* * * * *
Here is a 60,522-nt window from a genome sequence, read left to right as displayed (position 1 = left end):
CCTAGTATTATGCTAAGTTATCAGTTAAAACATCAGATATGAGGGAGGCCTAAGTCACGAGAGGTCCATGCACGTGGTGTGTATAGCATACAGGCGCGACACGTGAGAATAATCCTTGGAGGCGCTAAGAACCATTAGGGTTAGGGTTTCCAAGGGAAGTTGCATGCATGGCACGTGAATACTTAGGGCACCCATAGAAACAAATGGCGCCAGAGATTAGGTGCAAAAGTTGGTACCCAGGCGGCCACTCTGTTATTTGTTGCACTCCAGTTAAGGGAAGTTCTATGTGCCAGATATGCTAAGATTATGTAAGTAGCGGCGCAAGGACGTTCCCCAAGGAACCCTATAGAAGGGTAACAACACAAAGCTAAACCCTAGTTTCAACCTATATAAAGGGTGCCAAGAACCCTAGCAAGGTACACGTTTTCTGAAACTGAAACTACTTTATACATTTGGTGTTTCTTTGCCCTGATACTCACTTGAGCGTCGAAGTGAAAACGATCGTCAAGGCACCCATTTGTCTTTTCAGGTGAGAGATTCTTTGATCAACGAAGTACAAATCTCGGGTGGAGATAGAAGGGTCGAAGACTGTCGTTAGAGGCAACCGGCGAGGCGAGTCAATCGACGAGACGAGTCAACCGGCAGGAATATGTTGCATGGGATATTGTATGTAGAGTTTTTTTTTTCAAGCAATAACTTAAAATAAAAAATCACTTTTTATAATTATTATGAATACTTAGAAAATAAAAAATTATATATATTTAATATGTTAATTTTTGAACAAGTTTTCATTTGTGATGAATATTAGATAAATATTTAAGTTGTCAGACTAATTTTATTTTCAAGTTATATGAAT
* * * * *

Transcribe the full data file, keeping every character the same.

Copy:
Here is a 60,522-nt window from a genome sequence, read left to right as displayed (position 1 = left end):
CCTAGTATTATGCTAAGTTATCAGTTAAAACATCAGATATGAGGGAGGCCTAAGTCACGAGAGGTCCATGCACGTGGTGTGTATAGCATACAGGCGCGACACGTGAGAATAATCCTTGGAGGCGCTAAGAACCATTAGGGTTAGGGTTTCCAAGGGAAGTTGCATGCATGGCACGTGAATACTTAGGGCACCCATAGAAACAAATGGCGCCAGAGATTAGGTGCAAAAGTTGGTACCCAGGCGGCCACTCTGTTATTTGTTGCACTCCAGTTAAGGGAAGTTCTATGTGCCAGATATGCTAAGATTATGTAAGTAGCGGCGCAAGGACGTTCCCCAAGGAACCCTATAGAAGGGTAACAACACAAAGCTAAACCCTAGTTTCAACCTATATAAAGGGTGCCAAGAACCCTAGCAAGGTACACGTTTTCTGAAACTGAAACTACTTTATACATTTGGTGTTTCTTTGCCCTGATACTCACTTGAGCGTCGAAGTGAAAACGATCGTCAAGGCACCCATTTGTCTTTTCAGGTGAGAGATTCTTTGATCAACGAAGTACAAATCTCGGGTGGAGATAGAAGGGTCGAAGACTGTCGTTAGAGGCAACCGGCGAGGCGAGTCAATCGACGAGACGAGTCAACCGGCAGGAATATGTTGCATGGGATATTGTATGTAGAGTTTTTTTTTTCAAGCAATAACTTAAAATAAAAAATCACTTTTTATAATTATTATGAATACTTAGAAAATAAAAAATTATATATATTTAATATGTTAATTTTTGAACAAGTTTTCATTTGTGATGAATATTAGATAAATATTTAAGTTGTCAGACTAATTTTATTTTCAAGTTATATGAAT